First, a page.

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September 2005

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First Coffee for September 30, 2005

September 30, 2005

By David Sims

The news as of the first coffee this morning, and the music is the last decent album U2 ever made, 1991’s Achtung Baby:

You know, the more First CoffeeSM thinks about it, the more he wonders why, in the “multi-billion dollar scheme of things,” America’s troops in Iraq and Afghanistan don’t get some free calls home?

Yesterday, doing an article on military bloggers First CoffeeSM’s mild-mannered reporter alter ego ran across a good blog from an American soldier serving in Iraq, Baltimore’s very own Chris Whong, who wrote about calling home from Iraq that “when you pick up the phone, you get some kind of tone, which if you listen long enough sounds like ‘haha, you soldiers, we’re getting rich off you because every time you initiate a call on your phone card, it costs you 10 or 20 extra units’ or something to that effect…

“Maybe I am just silly,” Whong continues, “but it seems like it wouldn’t cost that much money in the grand, multi-billion dollar scheme of things to provide free phone service to troops serving overseas.” As Whong says, $10 an hour to talk on the phone “kind of sucks, especially when the service cuts out whenever it feels like it.”

Would it work, giving free calls to soldiers? Of course it would. Instead of 40 soldiers using up calling cards at once on 40 different phones, give ‘em all Uncle Sam’s number and PIN and set the timer for half an hour – as someone who calls home from overseas himself and who was, ah, friends with a lady living in a different country for years, First CoffeeSM knows even those who miss each other most ardently kind of run out of meaningful things to say after, oh, half and hour (unless the entire twenty-odd Rizzucci or O’Malleyghan or Jones clan is clustered around, grabbing for the phone saying “Me next! Me next!”) and search around for things like “Yeah, pretty hot here.

First Coffee for September 29, 2005

September 29, 2005

By David Sims

The news as of the first coffee this morning, and as the luck of the Five CD Changer Draw would have it, we’re listening to “Jack The Idiot Dunce” by The Kinks:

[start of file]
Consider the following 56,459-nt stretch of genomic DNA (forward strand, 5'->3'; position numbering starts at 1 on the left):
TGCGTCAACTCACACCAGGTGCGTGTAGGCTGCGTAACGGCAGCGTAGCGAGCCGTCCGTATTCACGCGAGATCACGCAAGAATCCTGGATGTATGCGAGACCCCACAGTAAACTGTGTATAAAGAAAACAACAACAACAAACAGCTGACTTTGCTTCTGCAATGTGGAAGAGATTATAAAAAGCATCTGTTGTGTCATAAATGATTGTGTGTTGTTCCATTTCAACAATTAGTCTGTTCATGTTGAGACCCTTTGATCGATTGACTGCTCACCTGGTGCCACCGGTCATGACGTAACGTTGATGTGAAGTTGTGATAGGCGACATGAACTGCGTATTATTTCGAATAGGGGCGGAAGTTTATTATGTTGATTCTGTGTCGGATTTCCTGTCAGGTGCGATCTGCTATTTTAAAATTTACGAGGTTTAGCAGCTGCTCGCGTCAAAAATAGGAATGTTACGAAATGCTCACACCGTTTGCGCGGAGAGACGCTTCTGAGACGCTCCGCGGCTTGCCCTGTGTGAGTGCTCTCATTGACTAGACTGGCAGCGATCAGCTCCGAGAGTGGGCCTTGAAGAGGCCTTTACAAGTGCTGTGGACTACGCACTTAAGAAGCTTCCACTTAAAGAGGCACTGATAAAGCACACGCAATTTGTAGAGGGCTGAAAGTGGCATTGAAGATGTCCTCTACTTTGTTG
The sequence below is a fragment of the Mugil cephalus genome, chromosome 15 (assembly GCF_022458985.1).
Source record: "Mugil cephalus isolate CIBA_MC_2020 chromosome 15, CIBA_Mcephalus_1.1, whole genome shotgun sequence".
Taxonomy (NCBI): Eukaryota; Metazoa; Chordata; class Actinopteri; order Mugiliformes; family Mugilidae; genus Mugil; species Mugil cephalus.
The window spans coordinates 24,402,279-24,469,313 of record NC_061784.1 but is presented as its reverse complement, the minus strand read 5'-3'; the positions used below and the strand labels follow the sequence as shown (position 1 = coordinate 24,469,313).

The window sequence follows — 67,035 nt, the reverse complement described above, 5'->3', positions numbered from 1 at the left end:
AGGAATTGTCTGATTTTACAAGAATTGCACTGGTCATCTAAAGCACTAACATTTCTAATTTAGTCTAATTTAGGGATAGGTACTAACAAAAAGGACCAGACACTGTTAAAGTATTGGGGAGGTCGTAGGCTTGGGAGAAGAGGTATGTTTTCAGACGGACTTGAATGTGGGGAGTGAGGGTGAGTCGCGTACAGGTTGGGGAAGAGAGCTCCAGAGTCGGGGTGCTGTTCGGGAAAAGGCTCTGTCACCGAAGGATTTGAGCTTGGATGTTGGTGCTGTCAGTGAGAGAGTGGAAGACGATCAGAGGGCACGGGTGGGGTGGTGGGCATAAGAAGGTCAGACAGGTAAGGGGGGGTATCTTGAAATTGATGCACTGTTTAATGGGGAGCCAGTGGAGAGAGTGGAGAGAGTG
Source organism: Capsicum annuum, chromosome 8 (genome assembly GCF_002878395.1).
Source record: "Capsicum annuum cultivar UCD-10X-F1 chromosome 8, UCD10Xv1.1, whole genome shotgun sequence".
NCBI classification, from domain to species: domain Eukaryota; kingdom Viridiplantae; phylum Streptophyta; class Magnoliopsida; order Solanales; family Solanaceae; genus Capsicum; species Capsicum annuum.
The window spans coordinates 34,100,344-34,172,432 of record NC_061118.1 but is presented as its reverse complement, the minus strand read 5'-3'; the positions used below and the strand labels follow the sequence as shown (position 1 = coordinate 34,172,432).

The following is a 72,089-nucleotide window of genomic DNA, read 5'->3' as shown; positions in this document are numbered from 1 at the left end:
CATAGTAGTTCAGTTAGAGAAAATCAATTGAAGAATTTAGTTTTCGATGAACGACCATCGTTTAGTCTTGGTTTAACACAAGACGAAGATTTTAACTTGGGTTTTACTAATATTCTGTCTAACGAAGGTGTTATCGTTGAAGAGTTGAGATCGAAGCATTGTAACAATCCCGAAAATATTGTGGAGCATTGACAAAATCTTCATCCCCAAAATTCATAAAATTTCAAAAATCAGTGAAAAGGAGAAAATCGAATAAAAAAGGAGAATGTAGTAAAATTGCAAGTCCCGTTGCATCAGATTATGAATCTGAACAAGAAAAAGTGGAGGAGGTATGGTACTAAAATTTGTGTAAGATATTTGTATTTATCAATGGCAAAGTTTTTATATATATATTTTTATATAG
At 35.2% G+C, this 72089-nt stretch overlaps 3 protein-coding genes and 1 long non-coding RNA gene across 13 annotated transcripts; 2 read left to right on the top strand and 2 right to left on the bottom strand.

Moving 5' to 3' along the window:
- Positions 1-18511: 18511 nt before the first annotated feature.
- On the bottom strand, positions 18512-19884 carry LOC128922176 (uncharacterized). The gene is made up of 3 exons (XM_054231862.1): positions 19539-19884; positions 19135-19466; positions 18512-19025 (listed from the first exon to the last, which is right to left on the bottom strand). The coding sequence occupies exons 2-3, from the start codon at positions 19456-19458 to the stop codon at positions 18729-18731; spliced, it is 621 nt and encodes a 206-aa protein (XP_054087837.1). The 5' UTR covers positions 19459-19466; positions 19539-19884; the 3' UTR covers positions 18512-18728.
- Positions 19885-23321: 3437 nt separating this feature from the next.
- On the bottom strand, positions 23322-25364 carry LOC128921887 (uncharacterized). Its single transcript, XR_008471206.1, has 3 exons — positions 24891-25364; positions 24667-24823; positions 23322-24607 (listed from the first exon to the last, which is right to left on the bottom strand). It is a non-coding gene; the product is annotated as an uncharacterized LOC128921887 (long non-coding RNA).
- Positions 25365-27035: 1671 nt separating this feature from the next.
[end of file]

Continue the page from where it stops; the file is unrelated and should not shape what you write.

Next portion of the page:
China Mobile, the world’s largest GSM operator, has selected Nortel to expand its digital wireless network in six regions under a series of contracts this year, collectively estimated at $150 million.

The work includes network optimization to improve China Mobile’s infrastructure and performance and to let the operator standardize service pricing across all regions.

China Mobile’s GSM network expansion in the six regions will increase subscriber capacity by 3.48 million to a total of approximately 18 million, and improve its chances of offering future 3G services.

Nortel has deployed wireless networks in 17 of China’s 31 provinces and municipalities, including GSM digital infrastructure equipment for China Mobile affiliate companies in the provinces of Hebei, Shaanxi, Tianjin, Xinjiang, Guizhou, Anhui, Liaoning and Hunan.

After spending close to thirty seconds trying to make sense of the headline “UK Business to Pocket Marketing Hits the Mainstream With Radical New Service” – is “pocket” a noun or verb, is “Business to Pocket” a phrase – First CoffeeSM finally just had to read the article. Hate it when that happens.

It’s a re-announcement from SMS marketing company TxtLocal.com (see if you can figure out the URL) for a “pocket marketing” service for all UK businesses, large or small, “that could do for SMS mobile marketing what Hotmail did for e-mail,” company officials claim. At least they think big.

The original announcement a week ago claimed it was a “free text service” on the grounds that they give you a “a totally free mobile number and keyword” – while charging you 5.5 pence per call.

Backtracking on that claim, the company has carefully excised the word “free” from the latest announcement.

Evidently any business, service or community group can obtain a mobile number and keyword to publish on their stationery, marketing material and web site to “enable rapid collection of opt-in customers eager” – eager! – “to hear about news and promotions.” The business can then contact these people, sending them a text message, for just five pence ha’penny. Which, of course, adds up pretty quickly into some serious guineas.

“Many users report a 40 percent response to promotions and a 200 percent increase in sales,” claims TxtLocal creator, Alastair Shortland.

First Coffee for September 28, 2005

September 28, 2005

By David Sims

The news as of the first coffee this morning, and the music is some Frank Sinatra album with “swing,” “dance” or “lovers” in the title – First CoffeeSM is quite fond of Sinatra’s music, but recognizes he didn’t have the most creative marketing folks naming his albums, as there’s Swing And Dance With Frank Sinatra, Sing and Dance With Frank Sinatra, Come Dance With Me, Come Fly With Me, Come Swing With Me, Swing Easy, Songs For Swinging Lovers, Songs For Young Lovers… no Songs For Flying, Swinging, Dancing Lovers that First CoffeeSM’s aware of.

Not sure about you, but when First CoffeeSM sees headlines such as today’s “Scientists Capture Giant Squid On Camera,” well, it’s hard to concentrate on work.